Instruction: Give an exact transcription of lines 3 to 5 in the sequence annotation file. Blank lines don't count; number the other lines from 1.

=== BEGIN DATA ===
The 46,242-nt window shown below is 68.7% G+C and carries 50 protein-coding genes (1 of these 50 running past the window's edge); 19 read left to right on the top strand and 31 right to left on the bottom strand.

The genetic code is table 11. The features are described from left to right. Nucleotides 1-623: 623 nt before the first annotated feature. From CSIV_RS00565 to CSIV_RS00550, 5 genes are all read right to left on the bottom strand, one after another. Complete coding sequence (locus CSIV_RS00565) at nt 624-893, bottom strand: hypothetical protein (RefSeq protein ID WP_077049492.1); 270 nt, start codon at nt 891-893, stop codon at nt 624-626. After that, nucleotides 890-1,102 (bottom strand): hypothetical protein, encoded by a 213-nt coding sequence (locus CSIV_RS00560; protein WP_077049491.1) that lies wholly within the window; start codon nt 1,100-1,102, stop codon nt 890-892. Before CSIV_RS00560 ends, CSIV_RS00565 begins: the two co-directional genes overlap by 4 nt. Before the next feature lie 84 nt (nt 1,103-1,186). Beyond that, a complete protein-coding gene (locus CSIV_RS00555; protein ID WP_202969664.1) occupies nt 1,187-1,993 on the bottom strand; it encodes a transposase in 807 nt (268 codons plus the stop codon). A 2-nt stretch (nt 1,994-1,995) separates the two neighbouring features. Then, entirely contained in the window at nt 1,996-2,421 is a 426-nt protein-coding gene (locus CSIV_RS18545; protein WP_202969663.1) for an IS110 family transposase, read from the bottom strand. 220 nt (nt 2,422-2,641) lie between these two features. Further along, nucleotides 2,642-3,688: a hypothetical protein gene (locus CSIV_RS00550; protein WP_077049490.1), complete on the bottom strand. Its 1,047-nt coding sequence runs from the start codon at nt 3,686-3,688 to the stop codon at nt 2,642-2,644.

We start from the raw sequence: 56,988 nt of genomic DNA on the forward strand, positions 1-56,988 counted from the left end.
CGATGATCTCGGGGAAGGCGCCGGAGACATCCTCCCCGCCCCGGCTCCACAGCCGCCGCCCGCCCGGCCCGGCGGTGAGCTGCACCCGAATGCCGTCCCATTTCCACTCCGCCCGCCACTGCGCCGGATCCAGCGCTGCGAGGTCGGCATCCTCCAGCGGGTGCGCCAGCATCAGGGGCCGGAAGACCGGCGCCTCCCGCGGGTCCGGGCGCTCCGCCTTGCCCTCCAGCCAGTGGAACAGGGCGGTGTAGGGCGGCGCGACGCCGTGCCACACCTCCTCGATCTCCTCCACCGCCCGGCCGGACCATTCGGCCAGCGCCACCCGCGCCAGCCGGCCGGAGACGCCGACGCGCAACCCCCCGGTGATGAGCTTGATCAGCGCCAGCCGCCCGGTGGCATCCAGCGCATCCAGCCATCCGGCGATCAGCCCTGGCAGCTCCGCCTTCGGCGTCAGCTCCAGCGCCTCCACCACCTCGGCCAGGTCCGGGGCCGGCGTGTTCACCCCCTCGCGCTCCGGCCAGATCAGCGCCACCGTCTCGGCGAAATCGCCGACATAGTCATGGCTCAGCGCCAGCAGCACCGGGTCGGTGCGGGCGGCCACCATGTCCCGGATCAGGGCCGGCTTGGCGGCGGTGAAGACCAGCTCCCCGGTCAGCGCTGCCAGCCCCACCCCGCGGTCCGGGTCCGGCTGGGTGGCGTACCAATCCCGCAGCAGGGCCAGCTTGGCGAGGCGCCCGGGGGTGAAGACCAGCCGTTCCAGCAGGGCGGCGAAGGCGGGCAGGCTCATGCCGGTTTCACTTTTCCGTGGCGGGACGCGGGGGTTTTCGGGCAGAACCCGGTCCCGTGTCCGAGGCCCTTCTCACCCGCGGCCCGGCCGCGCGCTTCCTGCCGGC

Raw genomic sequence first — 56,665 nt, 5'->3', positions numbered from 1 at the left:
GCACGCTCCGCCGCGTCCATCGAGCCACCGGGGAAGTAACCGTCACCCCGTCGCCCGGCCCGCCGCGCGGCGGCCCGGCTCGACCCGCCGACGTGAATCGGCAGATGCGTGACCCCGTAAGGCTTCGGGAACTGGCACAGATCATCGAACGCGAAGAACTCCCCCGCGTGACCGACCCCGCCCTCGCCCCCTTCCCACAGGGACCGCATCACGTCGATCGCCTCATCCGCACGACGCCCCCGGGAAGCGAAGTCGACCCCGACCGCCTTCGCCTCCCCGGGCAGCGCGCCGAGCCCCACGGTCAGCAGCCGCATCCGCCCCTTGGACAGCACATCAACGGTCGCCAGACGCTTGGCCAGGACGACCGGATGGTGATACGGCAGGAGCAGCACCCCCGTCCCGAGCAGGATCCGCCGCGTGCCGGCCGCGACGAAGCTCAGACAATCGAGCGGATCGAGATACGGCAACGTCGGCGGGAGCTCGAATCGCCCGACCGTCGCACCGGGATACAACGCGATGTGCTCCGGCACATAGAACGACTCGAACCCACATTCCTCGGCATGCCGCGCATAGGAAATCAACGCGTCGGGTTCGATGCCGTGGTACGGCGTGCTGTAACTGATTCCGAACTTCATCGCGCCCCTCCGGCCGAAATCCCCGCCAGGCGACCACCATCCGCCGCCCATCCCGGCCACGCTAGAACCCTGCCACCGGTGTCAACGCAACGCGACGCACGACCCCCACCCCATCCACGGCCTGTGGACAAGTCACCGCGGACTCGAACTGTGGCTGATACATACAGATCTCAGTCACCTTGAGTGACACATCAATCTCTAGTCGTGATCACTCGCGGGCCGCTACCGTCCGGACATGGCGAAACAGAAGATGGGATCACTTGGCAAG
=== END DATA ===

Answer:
We start from the raw sequence: 56,988 nt of genomic DNA on the forward strand, positions 1-56,988 counted from the left end.
CGATGATCTCGGGGAAGGCGCCGGAGACATCCTCCCCGCCCCGGCTCCACAGCCGCCGCCCGCCCGGCCCGGCGGTGAGCTGCACCCGAATGCCGTCCCATTTCCACTCCGCCCGCCACTGCGCCGGATCCAGCGCTGCGAGGTCGGCATCCTCCAGCGGGTGCGCCAGCATCAGGGGCCGGAAGACCGGCGCCTCCCGCGGGTCCGGGCGCTCCGCCTTGCCCTCCAGCCAGTGGAACAGGGCGGTGTAGGGCGGCGCGACGCCGTGCCACACCTCCTCGATCTCCTCCACCGCCCGGCCGGACCATTCGGCCAGCGCCACCCGCGCCAGCCGGCCGGAGACGCCGACGCGCAACCCCCCGGTGATGAGCTTGATCAGCGCCAGCCGCCCGGTGGCATCCAGCGCATCCAGCCATCCGGCGATCAGCCCTGGCAGCTCCGCCTTCGGCGTCAGCTCCAGCGCCTCCACCACCTCGGCCAGGTCCGGGGCCGGCGTGTTCACCCCCTCGCGCTCCGGCCAGATCAGCGCCACCGTCTCGGCGAAATCGCCGACATAGTCATGGCTCAGCGCCAGCAGCACCGGGTCGGTGCGGGCGGCCACCATGTCCCGGATCAGGGCCGGCTTGGCGGCGGTGAAGACCAGCTCCCCGGTCAGCGCTGCCAGCCCCACCCCGCGGTCCGGGTCCGGCTGGGTGGCGTACCAATCCCGCAGCAGGGCCAGCTTGGCGAGGCGCCCGGGGGTGAAGACCAGCCGTTCCAGCAGGGCGGCGAAGGCGGGCAGGCTCATGCCGGTTTCACTTTTCCGTGGCGGGACGCGGGGGTTTTCGGGCAGAACCCGGTCCCGTGTCCGAGGCCCTTCTCACCCGCGGCCCGGCCGCGCGCTTCCTGCCGGC

Raw genomic sequence first — 56,665 nt, 5'->3', positions numbered from 1 at the left: